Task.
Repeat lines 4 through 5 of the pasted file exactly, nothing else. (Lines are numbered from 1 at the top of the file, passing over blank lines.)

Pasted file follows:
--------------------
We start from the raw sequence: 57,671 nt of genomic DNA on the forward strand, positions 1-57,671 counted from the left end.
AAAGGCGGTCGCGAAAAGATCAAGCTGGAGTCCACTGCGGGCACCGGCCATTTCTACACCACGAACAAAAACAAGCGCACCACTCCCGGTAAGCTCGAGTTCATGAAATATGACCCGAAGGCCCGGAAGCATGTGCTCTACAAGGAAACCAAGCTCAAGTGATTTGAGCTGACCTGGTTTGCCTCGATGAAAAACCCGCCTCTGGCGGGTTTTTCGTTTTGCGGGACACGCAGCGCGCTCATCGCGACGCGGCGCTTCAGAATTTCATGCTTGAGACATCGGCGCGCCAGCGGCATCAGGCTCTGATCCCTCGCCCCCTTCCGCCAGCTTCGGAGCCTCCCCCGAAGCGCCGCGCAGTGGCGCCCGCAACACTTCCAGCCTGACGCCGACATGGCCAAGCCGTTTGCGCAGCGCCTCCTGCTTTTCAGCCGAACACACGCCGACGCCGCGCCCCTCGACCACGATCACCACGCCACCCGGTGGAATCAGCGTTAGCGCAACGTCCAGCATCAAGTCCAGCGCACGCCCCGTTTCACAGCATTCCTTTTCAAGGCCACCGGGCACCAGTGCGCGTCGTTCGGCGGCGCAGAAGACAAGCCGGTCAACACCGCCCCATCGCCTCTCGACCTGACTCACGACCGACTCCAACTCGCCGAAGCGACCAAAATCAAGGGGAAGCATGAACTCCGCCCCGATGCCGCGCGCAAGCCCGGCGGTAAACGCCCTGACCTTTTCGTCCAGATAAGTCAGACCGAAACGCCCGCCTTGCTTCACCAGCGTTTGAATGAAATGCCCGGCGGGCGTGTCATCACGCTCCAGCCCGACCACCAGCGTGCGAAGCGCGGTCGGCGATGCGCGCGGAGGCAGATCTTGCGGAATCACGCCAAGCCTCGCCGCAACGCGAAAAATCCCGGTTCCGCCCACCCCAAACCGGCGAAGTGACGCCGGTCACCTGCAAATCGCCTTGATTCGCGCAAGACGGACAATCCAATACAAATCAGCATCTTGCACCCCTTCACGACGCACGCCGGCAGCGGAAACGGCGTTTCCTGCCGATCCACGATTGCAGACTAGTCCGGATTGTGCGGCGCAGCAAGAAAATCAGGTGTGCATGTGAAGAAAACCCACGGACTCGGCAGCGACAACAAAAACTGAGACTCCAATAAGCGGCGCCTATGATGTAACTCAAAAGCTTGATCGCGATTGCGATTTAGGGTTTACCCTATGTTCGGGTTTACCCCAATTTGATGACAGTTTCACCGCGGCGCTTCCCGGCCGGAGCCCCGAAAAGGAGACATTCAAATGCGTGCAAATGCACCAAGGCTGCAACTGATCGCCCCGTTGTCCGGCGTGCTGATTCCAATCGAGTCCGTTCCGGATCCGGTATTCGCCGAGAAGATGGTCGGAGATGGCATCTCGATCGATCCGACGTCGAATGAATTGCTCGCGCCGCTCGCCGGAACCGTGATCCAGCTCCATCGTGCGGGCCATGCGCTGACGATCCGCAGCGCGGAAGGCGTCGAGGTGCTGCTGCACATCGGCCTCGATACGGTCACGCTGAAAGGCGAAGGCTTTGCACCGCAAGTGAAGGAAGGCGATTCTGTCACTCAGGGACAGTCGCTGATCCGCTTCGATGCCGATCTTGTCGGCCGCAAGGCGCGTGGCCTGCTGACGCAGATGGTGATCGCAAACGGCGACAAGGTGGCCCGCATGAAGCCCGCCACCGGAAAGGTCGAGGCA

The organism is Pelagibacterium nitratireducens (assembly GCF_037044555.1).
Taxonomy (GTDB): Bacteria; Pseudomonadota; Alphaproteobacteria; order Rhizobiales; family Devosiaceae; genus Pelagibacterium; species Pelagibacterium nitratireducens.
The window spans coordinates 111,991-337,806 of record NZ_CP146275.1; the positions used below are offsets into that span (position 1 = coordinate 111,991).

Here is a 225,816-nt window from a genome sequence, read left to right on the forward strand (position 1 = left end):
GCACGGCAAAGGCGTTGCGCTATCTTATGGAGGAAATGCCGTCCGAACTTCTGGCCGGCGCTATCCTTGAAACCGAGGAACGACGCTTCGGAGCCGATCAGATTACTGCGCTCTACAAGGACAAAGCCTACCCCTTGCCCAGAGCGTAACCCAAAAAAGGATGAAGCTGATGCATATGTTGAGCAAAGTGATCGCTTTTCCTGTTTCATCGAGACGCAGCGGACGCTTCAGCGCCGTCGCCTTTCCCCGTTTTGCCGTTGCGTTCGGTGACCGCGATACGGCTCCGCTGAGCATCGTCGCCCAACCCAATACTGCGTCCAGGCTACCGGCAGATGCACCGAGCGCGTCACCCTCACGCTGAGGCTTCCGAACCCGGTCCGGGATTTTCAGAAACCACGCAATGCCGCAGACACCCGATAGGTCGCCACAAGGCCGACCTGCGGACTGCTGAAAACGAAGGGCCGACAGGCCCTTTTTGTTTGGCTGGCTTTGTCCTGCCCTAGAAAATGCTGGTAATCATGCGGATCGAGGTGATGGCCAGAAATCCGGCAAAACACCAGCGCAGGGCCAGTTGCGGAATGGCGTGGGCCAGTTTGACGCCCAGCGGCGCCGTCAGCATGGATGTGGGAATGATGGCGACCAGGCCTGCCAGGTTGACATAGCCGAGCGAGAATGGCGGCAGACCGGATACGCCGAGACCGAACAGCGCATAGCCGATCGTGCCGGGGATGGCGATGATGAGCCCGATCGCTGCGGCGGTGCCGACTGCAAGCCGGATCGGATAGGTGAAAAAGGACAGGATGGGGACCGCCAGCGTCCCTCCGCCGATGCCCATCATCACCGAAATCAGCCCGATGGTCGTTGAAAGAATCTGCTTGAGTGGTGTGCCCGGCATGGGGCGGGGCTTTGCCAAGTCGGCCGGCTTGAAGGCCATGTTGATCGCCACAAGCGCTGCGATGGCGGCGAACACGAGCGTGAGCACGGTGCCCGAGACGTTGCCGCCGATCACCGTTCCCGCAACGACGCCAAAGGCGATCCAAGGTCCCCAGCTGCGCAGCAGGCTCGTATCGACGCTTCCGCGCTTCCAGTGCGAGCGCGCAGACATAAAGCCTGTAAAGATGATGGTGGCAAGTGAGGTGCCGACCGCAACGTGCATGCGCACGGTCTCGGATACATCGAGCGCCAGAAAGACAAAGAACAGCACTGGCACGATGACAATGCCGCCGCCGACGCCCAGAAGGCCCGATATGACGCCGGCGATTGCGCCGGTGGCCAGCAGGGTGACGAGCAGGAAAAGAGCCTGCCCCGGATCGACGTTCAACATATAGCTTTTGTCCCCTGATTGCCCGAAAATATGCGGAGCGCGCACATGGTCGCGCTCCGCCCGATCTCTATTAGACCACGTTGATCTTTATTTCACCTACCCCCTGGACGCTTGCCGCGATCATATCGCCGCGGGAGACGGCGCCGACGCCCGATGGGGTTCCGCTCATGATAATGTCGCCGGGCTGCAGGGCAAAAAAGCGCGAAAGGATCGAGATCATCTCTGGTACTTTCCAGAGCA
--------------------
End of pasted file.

Taxonomy (GTDB): Bacteria; Pseudomonadota; Alphaproteobacteria; order Rhizobiales; family Devosiaceae; genus Pelagibacterium; species Pelagibacterium nitratireducens.
The window spans coordinates 111,991-337,806 of record NZ_CP146275.1; the positions used below are offsets into that span (position 1 = coordinate 111,991).